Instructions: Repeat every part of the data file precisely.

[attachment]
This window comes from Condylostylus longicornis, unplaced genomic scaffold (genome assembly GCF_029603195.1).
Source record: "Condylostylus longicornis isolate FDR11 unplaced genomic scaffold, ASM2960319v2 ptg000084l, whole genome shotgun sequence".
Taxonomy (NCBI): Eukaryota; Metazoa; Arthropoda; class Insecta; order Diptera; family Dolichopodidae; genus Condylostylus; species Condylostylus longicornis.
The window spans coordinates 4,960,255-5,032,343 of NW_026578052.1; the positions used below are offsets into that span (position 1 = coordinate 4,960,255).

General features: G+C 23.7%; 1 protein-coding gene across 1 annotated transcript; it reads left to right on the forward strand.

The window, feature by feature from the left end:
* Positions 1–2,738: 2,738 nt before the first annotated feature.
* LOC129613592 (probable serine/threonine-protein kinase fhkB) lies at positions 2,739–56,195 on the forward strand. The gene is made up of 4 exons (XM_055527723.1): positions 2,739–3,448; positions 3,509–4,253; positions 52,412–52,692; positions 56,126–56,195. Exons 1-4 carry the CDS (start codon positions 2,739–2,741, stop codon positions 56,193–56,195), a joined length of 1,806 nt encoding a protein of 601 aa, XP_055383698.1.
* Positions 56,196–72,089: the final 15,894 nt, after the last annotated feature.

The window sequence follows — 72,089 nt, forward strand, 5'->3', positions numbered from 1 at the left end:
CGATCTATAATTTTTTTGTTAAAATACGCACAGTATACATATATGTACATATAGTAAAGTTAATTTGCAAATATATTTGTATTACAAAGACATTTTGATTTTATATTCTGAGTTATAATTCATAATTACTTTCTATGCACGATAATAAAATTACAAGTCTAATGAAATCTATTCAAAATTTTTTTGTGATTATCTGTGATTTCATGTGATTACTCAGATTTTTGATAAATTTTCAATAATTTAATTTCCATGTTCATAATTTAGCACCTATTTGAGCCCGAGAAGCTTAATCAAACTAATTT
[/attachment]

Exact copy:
This window comes from Condylostylus longicornis, unplaced genomic scaffold (genome assembly GCF_029603195.1).
Source record: "Condylostylus longicornis isolate FDR11 unplaced genomic scaffold, ASM2960319v2 ptg000084l, whole genome shotgun sequence".
Taxonomy (NCBI): Eukaryota; Metazoa; Arthropoda; class Insecta; order Diptera; family Dolichopodidae; genus Condylostylus; species Condylostylus longicornis.
The window spans coordinates 4,960,255-5,032,343 of NW_026578052.1; the positions used below are offsets into that span (position 1 = coordinate 4,960,255).

General features: G+C 23.7%; 1 protein-coding gene across 1 annotated transcript; it reads left to right on the forward strand.

The window, feature by feature from the left end:
* Positions 1–2,738: 2,738 nt before the first annotated feature.
* LOC129613592 (probable serine/threonine-protein kinase fhkB) lies at positions 2,739–56,195 on the forward strand. The gene is made up of 4 exons (XM_055527723.1): positions 2,739–3,448; positions 3,509–4,253; positions 52,412–52,692; positions 56,126–56,195. Exons 1-4 carry the CDS (start codon positions 2,739–2,741, stop codon positions 56,193–56,195), a joined length of 1,806 nt encoding a protein of 601 aa, XP_055383698.1.
* Positions 56,196–72,089: the final 15,894 nt, after the last annotated feature.

The window sequence follows — 72,089 nt, forward strand, 5'->3', positions numbered from 1 at the left end:
CGATCTATAATTTTTTTGTTAAAATACGCACAGTATACATATATGTACATATAGTAAAGTTAATTTGCAAATATATTTGTATTACAAAGACATTTTGATTTTATATTCTGAGTTATAATTCATAATTACTTTCTATGCACGATAATAAAATTACAAGTCTAATGAAATCTATTCAAAATTTTTTTGTGATTATCTGTGATTTCATGTGATTACTCAGATTTTTGATAAATTTTCAATAATTTAATTTCCATGTTCATAATTTAGCACCTATTTGAGCCCGAGAAGCTTAATCAAACTAATTT